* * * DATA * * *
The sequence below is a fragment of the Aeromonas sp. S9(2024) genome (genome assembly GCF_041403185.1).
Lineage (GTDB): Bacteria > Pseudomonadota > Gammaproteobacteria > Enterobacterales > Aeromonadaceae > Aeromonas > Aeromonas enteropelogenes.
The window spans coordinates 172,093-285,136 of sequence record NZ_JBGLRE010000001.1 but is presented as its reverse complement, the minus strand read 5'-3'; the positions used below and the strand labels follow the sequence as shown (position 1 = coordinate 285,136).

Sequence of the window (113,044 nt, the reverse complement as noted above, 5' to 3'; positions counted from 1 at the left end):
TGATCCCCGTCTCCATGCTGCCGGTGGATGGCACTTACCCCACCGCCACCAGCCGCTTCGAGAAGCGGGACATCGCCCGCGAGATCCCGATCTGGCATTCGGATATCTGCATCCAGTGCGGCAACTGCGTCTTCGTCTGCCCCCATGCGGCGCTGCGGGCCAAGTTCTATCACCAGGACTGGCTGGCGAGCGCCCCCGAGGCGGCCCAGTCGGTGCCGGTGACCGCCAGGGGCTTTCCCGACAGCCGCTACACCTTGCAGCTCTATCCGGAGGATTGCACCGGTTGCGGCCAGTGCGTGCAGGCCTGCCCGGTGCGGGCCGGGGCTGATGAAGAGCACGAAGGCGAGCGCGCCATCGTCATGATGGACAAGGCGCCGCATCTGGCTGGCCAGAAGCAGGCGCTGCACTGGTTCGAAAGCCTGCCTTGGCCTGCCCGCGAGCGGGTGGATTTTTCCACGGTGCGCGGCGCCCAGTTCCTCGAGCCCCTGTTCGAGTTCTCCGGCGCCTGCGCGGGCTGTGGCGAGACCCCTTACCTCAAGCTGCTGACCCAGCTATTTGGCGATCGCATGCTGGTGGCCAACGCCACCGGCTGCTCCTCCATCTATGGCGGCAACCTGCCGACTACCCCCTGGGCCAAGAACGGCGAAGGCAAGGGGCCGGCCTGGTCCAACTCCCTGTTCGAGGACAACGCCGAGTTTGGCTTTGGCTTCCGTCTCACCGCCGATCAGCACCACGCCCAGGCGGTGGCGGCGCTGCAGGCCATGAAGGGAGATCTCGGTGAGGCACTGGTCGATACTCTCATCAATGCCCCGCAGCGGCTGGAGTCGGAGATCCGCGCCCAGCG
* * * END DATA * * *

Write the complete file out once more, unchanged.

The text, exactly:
The sequence below is a fragment of the Aeromonas sp. S9(2024) genome (genome assembly GCF_041403185.1).
Lineage (GTDB): Bacteria > Pseudomonadota > Gammaproteobacteria > Enterobacterales > Aeromonadaceae > Aeromonas > Aeromonas enteropelogenes.
The window spans coordinates 172,093-285,136 of sequence record NZ_JBGLRE010000001.1 but is presented as its reverse complement, the minus strand read 5'-3'; the positions used below and the strand labels follow the sequence as shown (position 1 = coordinate 285,136).

Sequence of the window (113,044 nt, the reverse complement as noted above, 5' to 3'; positions counted from 1 at the left end):
TGATCCCCGTCTCCATGCTGCCGGTGGATGGCACTTACCCCACCGCCACCAGCCGCTTCGAGAAGCGGGACATCGCCCGCGAGATCCCGATCTGGCATTCGGATATCTGCATCCAGTGCGGCAACTGCGTCTTCGTCTGCCCCCATGCGGCGCTGCGGGCCAAGTTCTATCACCAGGACTGGCTGGCGAGCGCCCCCGAGGCGGCCCAGTCGGTGCCGGTGACCGCCAGGGGCTTTCCCGACAGCCGCTACACCTTGCAGCTCTATCCGGAGGATTGCACCGGTTGCGGCCAGTGCGTGCAGGCCTGCCCGGTGCGGGCCGGGGCTGATGAAGAGCACGAAGGCGAGCGCGCCATCGTCATGATGGACAAGGCGCCGCATCTGGCTGGCCAGAAGCAGGCGCTGCACTGGTTCGAAAGCCTGCCTTGGCCTGCCCGCGAGCGGGTGGATTTTTCCACGGTGCGCGGCGCCCAGTTCCTCGAGCCCCTGTTCGAGTTCTCCGGCGCCTGCGCGGGCTGTGGCGAGACCCCTTACCTCAAGCTGCTGACCCAGCTATTTGGCGATCGCATGCTGGTGGCCAACGCCACCGGCTGCTCCTCCATCTATGGCGGCAACCTGCCGACTACCCCCTGGGCCAAGAACGGCGAAGGCAAGGGGCCGGCCTGGTCCAACTCCCTGTTCGAGGACAACGCCGAGTTTGGCTTTGGCTTCCGTCTCACCGCCGATCAGCACCACGCCCAGGCGGTGGCGGCGCTGCAGGCCATGAAGGGAGATCTCGGTGAGGCACTGGTCGATACTCTCATCAATGCCCCGCAGCGGCTGGAGTCGGAGATCCGCGCCCAGCG